Aram Khachaturian's Piano Concerto in D-flat major, Op. 38, was composed in 1936. It was his first work to bring him recognition in the West, and it immediately entered the repertoire of many notable pianists.

The soundtrack to the film Kung Fu Hustle was released in 2004 and 2005 in conjunction with the 2004 Hong Kong-Chinese martial arts film directed by and starring Stephen Chow. The majority of the film's original score was composed by Raymond Wong and performed by the Hong Kong Chinese Orchestra. The score imitates traditional Chinese music in 1940s swordplay films. Along with Wong's compositions and various traditional Chinese songs, classical compositions are featured in the score, including excerpts from Zigeunerweisen by Pablo de Sarasate and "Sabre Dance" by Aram Khachaturian.

Masquerade was written in 1941 by Aram Khachaturian as incidental music for a production of the play of the same name by Russian poet and playwright Mikhail Lermontov. It premiered on 21 June 1941 in the Vakhtangov Theatre in Moscow. The music is better known in the form of a five-movement suite.

Michelle Ekizian is an American composer of Armenian heritage.

Gayane Chebotaryan was an Armenian composer and musicologist. She was born in Rostov-on-Don, Russia, and graduated from the Leningrad Conservatory. She studied composition with K'usnaryan and piano with Moisei Khalfin. In 1947 she took a teaching position with the Yerevan Komitas State Conservatory where she was appointed professor in 1977. She was made an Honored Art Worker of the Armenian SSR in 1965, and published a work on the polyphonic characteristics of Aram Khachaturian in 1969.

The Comedians, Op. 26, is an orchestral suite of ten numbers by Dmitry Kabalevsky. It is one of his best-known and best-loved works.

<i>2001: A Space Odyssey</i> (soundtrack) 1968 soundtrack album by Various artists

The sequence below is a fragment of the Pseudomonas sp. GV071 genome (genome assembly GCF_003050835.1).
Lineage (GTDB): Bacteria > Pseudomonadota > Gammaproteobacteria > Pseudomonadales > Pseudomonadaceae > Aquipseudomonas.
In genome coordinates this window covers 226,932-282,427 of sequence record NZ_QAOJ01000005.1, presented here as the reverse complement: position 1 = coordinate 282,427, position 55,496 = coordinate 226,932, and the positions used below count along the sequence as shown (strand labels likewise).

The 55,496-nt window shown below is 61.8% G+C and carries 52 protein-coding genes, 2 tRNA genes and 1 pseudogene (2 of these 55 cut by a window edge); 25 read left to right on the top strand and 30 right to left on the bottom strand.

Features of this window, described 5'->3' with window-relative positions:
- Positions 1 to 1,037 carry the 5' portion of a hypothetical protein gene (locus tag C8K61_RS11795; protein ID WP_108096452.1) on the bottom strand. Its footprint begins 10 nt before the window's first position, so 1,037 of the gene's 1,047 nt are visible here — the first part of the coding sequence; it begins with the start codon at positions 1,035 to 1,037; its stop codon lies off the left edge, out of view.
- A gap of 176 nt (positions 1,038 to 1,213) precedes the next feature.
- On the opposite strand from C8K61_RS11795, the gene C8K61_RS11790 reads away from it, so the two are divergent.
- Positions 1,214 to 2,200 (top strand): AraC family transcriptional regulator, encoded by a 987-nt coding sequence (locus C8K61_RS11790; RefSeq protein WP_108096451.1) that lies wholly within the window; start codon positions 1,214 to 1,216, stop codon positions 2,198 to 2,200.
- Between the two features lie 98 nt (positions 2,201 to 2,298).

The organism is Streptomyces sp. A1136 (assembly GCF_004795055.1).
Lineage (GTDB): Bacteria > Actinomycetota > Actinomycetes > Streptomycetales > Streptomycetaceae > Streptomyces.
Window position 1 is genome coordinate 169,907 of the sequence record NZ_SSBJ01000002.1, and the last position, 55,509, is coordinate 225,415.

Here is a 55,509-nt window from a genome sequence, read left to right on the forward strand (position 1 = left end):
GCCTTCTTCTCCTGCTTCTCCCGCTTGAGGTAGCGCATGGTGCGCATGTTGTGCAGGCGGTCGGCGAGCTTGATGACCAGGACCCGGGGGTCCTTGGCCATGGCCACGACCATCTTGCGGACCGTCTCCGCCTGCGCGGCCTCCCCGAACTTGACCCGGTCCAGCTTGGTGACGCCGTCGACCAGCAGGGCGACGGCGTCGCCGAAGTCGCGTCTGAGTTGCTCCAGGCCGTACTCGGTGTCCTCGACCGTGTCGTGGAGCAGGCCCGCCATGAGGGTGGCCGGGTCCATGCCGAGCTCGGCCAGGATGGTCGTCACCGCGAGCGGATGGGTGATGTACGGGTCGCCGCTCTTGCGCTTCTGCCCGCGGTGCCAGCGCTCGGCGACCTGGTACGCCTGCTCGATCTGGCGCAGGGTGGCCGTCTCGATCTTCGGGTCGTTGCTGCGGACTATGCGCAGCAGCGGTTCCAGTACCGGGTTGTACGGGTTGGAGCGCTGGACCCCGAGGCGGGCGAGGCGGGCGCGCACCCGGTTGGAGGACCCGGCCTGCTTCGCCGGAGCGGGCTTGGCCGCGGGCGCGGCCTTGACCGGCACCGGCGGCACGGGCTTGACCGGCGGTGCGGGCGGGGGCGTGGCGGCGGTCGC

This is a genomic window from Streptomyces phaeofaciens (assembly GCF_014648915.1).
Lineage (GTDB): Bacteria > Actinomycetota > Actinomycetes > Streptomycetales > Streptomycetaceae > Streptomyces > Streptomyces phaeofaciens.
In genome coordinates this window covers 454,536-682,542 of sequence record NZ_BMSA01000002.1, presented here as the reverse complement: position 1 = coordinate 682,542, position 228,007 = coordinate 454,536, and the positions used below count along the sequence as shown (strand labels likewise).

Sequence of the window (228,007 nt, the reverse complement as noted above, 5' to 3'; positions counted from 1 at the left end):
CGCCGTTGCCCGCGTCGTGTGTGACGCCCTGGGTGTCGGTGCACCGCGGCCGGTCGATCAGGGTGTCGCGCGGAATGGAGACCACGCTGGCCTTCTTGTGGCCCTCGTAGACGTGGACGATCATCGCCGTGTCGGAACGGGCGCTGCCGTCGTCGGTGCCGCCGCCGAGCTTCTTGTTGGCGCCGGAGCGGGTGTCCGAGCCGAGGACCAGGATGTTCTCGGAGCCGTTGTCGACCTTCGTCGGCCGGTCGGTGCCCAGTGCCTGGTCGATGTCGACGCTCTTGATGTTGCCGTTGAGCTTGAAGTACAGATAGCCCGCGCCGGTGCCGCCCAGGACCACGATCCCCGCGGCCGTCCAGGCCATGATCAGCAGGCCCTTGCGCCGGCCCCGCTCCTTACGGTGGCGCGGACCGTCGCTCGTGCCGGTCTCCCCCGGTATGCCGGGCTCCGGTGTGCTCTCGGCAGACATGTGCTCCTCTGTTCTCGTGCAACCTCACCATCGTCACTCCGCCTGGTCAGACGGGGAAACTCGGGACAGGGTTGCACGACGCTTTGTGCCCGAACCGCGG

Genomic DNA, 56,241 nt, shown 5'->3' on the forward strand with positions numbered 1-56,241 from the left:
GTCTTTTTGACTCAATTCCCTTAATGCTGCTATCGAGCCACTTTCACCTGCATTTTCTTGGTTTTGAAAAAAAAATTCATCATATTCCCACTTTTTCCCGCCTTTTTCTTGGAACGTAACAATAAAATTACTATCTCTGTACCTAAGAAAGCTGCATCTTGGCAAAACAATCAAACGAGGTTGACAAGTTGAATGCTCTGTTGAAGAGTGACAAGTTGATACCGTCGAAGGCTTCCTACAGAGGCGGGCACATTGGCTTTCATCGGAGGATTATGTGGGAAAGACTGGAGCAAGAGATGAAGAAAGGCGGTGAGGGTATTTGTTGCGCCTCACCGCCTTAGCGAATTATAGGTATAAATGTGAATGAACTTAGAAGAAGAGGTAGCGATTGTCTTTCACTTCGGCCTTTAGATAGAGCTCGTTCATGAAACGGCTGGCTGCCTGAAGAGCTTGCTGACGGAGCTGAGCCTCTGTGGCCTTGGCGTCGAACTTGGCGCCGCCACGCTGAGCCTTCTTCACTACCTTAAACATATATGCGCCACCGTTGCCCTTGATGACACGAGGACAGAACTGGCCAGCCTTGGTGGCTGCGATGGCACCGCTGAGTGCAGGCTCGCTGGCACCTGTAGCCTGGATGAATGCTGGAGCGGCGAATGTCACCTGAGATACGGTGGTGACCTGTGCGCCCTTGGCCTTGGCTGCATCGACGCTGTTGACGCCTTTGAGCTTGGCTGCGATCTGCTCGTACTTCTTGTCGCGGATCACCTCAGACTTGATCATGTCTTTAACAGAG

2001: A Space Odyssey is a soundtrack album to the film of the same name, released in 1968. The soundtrack is known for its use of many classical and orchestral pieces, and credited for giving many classical pieces resurgences in popularity, such as Johann Strauss II's 1866 Blue Danube Waltz, Richard Strauss' symphonic poem Also sprach Zarathustra, and György Ligeti's Atmosphères. The soundtrack has been re-issued multiple times, including a 1996 version and a digitally remastered version in 2010.

Symphony No. 2 (Khachaturian) symphony

The Symphony No. 2 in E minor, is one of the Armenian composer Aram Khachaturian's most well-known pieces of music. Completed in 1944, it was nicknamed The Bell or Symphony with Bells by Georgi Khubov for its bell motif that begins and ends the piece. A typical performance lasts about 50 minutes.

Julietta Vardanyan is an Armenian pianist, harpsichordist, and organist.

Aram Talalyan is an Armenian cellist and conductor.

References

Notes
    Citations
    1. "Classical Selections of EP Singles ...". Billboard. August 29, 1953. p.  29.
    2. 1 2 "2011–2012 Concerts for Young People: Aram Khachaturian (1903–1978) "Sabre Dance" from Gayane" (PDF). Atlanta Symphony Orchestra. p. 4. Archived from the original (PDF) on September 12, 2014. The "Sabre Dance" is in the final act. It is where the dancers display their skills with sabres. Its middle section is based on an Armenian folk song ...Cite uses deprecated parameter |deadurl= (help)
    3. Frolova-Walker, Marina (Summer 1998). ""National in Form, Socialist in Content": Musical Nation-Building in the Soviet Republics". Journal of the American Musicological Society . University of California Press on behalf of the American Musicological Society. 51 (2): 362. doi:10.2307/831980. JSTOR   831980. ... Khachaturian's most popular piece, the Sabre Dance ...